In a major turnaround, the Congress Parliamentary Board in Maharashtra, on Tuesday, decided that the alliance with ruling partners Shiv Sena and Nationalist Congress Party (NCP) and other like minded parties in the coming civic and local body polls will be taken after seeking the views of grassroot workers. Today’s move comes days after newly appointed state unit chief Nana Patole had said the Congress is geared up to go solo in the coming elections and it will not impact the functioning of the Maha Vikas Aghadi government comprising Shiv Sena, NCP and Congress.
On the other hand, Mumbai Regional Congress Committee President Bhai Jagtap has repeatedly announced that the party will fight all the 227 seats independently in the coming elections to the BrihanMumbai Municipal Corporation (BMC) slated for 2022.
However, today’s parliamentary board’s decision has been a complete shift in the stand taken by Patole and Jagtap considering the present state of the party organisation in the state. Congress with 44 legislators and one Lok Sabha is ranked fourth and it is struggling to control factionalism and intra party rivalries.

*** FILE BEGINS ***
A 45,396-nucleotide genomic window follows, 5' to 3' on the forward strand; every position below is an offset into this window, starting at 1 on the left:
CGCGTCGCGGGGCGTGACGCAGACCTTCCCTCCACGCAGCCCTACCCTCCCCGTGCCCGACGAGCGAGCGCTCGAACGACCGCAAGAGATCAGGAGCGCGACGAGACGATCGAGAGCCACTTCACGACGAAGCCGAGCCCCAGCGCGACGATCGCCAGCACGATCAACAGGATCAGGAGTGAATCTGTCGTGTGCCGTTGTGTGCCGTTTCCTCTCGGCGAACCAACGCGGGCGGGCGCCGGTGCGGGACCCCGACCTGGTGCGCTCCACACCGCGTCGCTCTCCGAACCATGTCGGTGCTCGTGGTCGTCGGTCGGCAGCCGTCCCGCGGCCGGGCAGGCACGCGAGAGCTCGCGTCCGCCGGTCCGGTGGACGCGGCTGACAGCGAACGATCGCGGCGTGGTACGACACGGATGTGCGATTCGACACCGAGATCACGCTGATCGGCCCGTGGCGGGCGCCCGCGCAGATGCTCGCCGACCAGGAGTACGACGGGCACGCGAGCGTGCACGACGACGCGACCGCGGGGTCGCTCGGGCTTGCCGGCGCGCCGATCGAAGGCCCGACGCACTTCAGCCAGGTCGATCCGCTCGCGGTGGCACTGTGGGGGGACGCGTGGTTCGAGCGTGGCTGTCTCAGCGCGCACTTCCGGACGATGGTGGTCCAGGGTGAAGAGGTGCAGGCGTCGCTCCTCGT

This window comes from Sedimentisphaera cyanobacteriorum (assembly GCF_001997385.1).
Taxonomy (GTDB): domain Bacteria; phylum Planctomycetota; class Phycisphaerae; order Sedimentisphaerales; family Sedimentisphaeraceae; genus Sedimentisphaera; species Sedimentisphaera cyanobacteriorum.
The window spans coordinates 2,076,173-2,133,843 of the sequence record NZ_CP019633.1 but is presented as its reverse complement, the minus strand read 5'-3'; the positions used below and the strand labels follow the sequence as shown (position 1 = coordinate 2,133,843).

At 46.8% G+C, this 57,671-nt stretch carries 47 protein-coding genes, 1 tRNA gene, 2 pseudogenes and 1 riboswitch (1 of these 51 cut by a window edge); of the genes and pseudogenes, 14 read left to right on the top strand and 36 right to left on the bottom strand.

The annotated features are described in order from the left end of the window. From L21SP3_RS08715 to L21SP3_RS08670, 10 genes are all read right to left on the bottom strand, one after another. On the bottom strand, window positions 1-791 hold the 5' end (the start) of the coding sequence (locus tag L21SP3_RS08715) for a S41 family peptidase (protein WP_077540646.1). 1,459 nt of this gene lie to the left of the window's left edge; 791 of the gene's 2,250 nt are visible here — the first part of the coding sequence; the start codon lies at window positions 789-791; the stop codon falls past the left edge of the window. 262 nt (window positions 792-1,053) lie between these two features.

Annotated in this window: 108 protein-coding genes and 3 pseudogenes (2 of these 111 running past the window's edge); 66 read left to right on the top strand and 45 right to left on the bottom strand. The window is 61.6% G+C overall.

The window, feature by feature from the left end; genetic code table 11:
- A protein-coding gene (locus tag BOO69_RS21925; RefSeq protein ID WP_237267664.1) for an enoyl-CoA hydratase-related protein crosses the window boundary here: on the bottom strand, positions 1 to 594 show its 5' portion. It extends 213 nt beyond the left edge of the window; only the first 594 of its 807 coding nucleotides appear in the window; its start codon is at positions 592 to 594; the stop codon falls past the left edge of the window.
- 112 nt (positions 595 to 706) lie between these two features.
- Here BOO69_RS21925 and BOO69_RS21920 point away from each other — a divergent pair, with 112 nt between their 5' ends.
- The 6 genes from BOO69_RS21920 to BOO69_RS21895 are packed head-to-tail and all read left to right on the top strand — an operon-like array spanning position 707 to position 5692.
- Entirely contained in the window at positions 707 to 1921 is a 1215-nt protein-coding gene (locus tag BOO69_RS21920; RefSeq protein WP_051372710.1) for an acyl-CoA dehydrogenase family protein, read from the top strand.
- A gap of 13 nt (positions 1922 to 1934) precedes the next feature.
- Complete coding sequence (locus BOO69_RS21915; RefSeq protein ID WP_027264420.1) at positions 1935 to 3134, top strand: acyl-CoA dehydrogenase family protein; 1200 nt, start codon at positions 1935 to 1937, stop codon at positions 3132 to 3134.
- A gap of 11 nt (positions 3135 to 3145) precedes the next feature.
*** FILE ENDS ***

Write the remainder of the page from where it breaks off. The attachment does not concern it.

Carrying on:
The parliamentary board’s decision has also indicated that Congress is open to tie up with Shiv Sena and NCP in a serious bid to defeat BJP. At the same, it has also hinted that Congress, while sharing power in the state and thereafter in civic and local bodies, can consolidate its strength instead of going solo.
However, the parliamentary board was quite categorical that while aligning with other parties, the Congress will not compromise on its core programmes, which are aimed at scheduled castes and scheduled tribes, other backward classes and minorities.
The parliamentary board has unanimously resolved that the statutory boards should be revived and the allocation of funds be done accordingly. The party also passed a resolution extending support to the Maratha and Muslim reservations and also made a strong case of increasing budgetary allocation for tribals, backward classes, OBCs, nomadic tribes and minority communities.